As a marketer, I know that a customer's in-store experience greatly contributes to his or her overall impression of a brand. Although Old Navy, Gap, and Banana Republic are owned by the same parent company, the experience in and target customer of these stores are very, very different.
As a customer, I understand that the little things matter. When these little things aren't correct, it becomes a very big deal. I also know that a great first-time shopping experience can turn me into a loyal customer, whether I'm shopping at a big box warehouse or a local jewelry store.
9 Ways to Improve the In-Store Customer Experience
- Keep it clean. A store that's dirty, dusty, or otherwise untidy is unattractive to customers. It can be damaging to your merchandise and your reputation. A simple cleaning schedule that includes basic tasks like sweeping, vacuuming, and window-washing can help you maintain a clean store with minimal effort.
- Get Organized. On the sales floor, make sure it's easy for customers to find the items they're interested in and items similar to them. Often, it makes sense to display items by type rather than by manufacturer. Other times, color or size is an important organizational tool. Be sure your stockroom is also well organized. When an employee needs to restock or check stock for a customer, it's important that they know where to look and that everything is where it should be. This will ensure you don't keep customers waiting or miss sales opportunities.
- Train employees well . Your employees are your face to the world. If they don't know about your products, services, inventory, or brand, they're probably going to give customers incorrect information. Be sure to give employees material they can reference when they don't know the answer to a question. Using eLearning methods can help with the training process.
- Play music. Shopping in silence is awkward and unnecessary. Shopping should be convenient and enjoyable; it shouldn't feel like you're visiting a ghost town. Playing overhead music in your store can make customers more comfortable, keeping them in the store longer and increasing the amount of their purchases.
- Play the right music. As we just reviewed, overhead music is necessary. But it's not enough to play just any tune. If you're playing the wrong music, your target customers won't spend any time in your store and you won't accurately reflect your brand. Choosing the right overhead music isn't difficult--think about what your ideal customer likes to listen to, what your staff likes to hear, and what suits your brand. Consider the products you're selling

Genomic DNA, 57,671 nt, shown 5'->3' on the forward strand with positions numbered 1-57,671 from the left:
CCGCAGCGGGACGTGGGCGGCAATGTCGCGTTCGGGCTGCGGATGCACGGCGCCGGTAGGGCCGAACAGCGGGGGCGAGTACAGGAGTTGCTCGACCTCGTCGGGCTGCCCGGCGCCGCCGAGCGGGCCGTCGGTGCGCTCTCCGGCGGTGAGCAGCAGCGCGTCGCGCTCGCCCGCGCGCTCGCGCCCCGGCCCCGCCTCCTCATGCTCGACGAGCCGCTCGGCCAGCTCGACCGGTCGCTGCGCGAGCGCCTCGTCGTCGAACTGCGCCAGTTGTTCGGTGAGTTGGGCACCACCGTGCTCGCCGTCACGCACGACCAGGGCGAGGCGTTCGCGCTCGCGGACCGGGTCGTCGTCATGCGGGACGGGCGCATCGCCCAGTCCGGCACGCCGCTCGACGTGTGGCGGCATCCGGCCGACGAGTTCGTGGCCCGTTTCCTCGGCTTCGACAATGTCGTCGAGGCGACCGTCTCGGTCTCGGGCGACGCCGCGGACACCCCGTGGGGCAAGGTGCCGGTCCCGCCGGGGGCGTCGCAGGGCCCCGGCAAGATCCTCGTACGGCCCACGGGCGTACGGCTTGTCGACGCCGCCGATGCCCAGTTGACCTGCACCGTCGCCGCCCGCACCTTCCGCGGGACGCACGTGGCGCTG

- Give your employees reasons to smile. Everyone wants employees who are helpful, and happy. But employees who don't like their job or don't have a reason to be cheerful won't be. The best way to have happy customers is to create a culture in which they enjoy coming to work. Make sure they can have fun and be themselves while they work hard for you.
- Don't neglect customers. I can't even count the number of times I've walked into a store and been ignored completely, even while standing in front of the register or--this is true--next to a salesperson. Without customers, you wouldn't have a store, so make sure you treat them with respect.
- Don't overwhelm customers. Sometimes salespeople are just a little too eager. Sometimes, shoppers want a little bit of space. I have found myself leaving many stores because of employees who wouldn't give me an opportunity to browse by myself. Everyone shops differently, and many people prefer not to be hounded while doing so.
- Build relationships. Every business has customers who come in once or twice and those who will make a daily or weekly visit. To build relationships with customers, get to know what they like and dislike and what kinds of things they purchase frequently. You can also get to know them on a personal--but appropriate--level. When you form a real connection with a customer, it's likely that you'll turn monthly guests into weekly or daily visitors.
Some of these suggestions go deeper than just the way your store appears, but the overall customer experience is affected by a lot more than appearance. There are a number of ways to use audio to improve the customer experience in your store. Store atmospherics are important, but don't ignore the contributions your staff make to the customer experience.